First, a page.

by Eric Santillan
I went to a house for orphans the other week, and stayed there for a whole afternoon. It was a nice activity, one I haven’t done in a long time. I played with the kids, talked to the administrator, and while I was there, I got to join a birthday party sponsored by a rich lady who had money to spare and wanted to have a more “meaningful” birthday party by spending it with under-privileged kids.
At the end of the party, I stayed on a bit and talked to the kids.
Our conversation went something like this (I cut out the parts that are not relevant to this week’s article):
Me: Gusto nyo ba ng party na ganito? (Do you like having parties?)
The kids: Gusto rin po! Pero parati nalang po kami nagpaparty eh. (We like it too. But we always have parties)
Me: Talaga? Bakit parati kayong nagpaparty? (Really? You have parties all the time?)
Kids: Marami yatang gustong mag-birthday dito. (A lot of people want to have birthdays here.)
Me: Pero kung kayo ang masusunod, ano ang gusto nyo? (But if you were given the choice, what do you want?)
Kids: Masaya naman po ang party. Pero gusto po talaga namin mag-aral. (Parties are fun also. But we really want to go to school.)
Sawa na po kami sa Jollibee! (We have Jollibee all the time!) (laughter)
I think the conversation is typical of how good intentions and “making a difference” can sometimes be more about us than the people we’re supposedly ‘helping’. Who was it who said that the road to hell is paved with good intentions? It is true. We want to make a difference, but usually on our own terms, and on what is most convenient for us. Otherwise we don’t. And that is not just not truly helpful, it can be dangerous. We can give the wrong message to those we “help”, or we can start to think that any act of philanthropy is good, regardless of who benefits from it, or whether anybody is accountable to how what we give has been used. We give and forget about it and don’t check if our “gifts” reached the people who are really supposed to get it.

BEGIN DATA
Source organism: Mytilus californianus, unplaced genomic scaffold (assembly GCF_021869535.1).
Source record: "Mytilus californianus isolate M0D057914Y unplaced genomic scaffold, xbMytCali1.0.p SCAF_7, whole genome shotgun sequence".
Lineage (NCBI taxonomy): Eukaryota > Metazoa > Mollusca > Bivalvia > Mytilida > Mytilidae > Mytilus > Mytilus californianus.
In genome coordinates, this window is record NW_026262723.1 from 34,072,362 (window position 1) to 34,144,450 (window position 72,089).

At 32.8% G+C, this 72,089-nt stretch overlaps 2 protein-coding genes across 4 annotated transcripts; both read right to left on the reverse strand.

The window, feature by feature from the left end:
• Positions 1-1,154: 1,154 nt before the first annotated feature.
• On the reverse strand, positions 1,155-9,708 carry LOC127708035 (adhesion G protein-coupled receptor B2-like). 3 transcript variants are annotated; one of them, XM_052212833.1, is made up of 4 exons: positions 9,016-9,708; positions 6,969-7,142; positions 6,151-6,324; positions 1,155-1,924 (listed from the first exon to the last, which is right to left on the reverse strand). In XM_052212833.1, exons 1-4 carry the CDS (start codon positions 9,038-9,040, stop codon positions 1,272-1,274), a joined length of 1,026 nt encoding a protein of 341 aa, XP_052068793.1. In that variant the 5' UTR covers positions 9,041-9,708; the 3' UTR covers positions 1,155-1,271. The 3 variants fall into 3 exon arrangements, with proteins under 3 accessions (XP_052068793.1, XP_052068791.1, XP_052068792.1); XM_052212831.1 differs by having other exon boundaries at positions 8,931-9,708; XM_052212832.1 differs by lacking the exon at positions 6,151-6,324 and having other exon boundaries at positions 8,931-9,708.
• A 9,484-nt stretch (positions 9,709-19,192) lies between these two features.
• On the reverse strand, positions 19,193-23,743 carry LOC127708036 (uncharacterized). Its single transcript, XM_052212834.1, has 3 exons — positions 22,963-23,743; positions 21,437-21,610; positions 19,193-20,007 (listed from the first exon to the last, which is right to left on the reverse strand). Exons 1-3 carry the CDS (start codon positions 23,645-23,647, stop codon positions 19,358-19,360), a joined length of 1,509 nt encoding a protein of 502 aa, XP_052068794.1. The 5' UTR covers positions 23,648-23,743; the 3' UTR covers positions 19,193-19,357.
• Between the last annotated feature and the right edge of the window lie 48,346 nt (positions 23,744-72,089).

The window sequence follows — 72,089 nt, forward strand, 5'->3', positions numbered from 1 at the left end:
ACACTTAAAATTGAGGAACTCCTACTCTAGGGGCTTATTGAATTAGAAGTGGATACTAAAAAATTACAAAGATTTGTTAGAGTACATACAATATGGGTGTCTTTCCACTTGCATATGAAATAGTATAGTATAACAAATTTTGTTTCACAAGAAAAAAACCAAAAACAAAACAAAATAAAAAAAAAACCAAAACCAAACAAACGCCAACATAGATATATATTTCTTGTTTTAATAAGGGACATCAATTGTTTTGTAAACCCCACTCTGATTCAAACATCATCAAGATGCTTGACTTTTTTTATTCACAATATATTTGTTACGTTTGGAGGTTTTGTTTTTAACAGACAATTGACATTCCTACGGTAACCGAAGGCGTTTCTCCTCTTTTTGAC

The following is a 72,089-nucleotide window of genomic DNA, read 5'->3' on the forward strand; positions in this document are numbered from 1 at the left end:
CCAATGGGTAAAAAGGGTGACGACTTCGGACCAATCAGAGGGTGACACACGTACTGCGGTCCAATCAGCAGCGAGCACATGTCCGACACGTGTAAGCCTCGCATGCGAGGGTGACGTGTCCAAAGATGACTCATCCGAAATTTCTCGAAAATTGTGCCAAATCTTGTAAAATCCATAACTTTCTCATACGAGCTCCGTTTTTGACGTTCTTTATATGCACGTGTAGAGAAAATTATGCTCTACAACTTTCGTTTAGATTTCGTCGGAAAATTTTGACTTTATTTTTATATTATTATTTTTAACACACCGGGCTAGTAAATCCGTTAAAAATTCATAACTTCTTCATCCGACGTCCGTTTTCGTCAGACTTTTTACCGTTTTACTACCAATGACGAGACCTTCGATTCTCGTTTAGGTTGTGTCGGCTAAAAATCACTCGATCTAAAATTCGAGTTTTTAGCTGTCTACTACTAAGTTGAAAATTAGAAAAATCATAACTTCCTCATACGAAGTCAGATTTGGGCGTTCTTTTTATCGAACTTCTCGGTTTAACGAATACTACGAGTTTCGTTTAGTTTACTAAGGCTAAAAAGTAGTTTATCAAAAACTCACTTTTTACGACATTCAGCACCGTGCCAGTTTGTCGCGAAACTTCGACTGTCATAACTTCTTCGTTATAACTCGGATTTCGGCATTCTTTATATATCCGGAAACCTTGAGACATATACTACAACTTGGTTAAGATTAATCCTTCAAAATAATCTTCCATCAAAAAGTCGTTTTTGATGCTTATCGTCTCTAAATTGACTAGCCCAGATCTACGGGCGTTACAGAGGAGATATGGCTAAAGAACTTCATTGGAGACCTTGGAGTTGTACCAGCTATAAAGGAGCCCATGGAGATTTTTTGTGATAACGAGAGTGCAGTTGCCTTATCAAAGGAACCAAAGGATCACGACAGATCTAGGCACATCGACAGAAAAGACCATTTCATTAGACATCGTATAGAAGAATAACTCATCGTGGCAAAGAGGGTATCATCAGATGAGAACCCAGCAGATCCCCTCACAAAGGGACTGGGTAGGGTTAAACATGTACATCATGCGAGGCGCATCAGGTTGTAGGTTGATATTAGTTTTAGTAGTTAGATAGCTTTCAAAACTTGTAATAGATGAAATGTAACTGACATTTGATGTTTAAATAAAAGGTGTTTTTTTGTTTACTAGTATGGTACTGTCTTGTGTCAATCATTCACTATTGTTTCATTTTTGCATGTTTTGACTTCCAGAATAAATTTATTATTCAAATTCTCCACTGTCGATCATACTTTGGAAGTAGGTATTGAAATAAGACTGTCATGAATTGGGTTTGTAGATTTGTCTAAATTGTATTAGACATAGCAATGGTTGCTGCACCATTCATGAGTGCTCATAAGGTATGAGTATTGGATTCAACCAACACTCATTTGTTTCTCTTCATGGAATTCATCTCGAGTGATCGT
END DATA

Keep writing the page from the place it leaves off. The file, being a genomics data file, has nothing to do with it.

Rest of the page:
“Making a difference” in society — something that has been over-abused and may even be praised in media and Facebook — is over-rated. If we want to truly help, I think the minimum criteria is to do some study, to ask around. There is the sound principle that those who are being helped need to be consulted about matters that concern them. There is the understanding that those who are being helped know more about their situation–because they live it every single day–than those who help. There is the good standard that if we are going to be sloppy with the poor, we might as well just stay home.
Helping hurts. It’s not that it “should” hurt–and the quality of giving is certainly not measured by how much it hurts–but if it comes from the heart, it will. Or maybe that’s where the whole “giving until it hurts” adage comes from. Like the widow in the temple who gave out of her poverty and not out of her excess, generosity hurts.
It just seems that in this age of Facebook and media and shallow politics, people don’t feel any pain at all.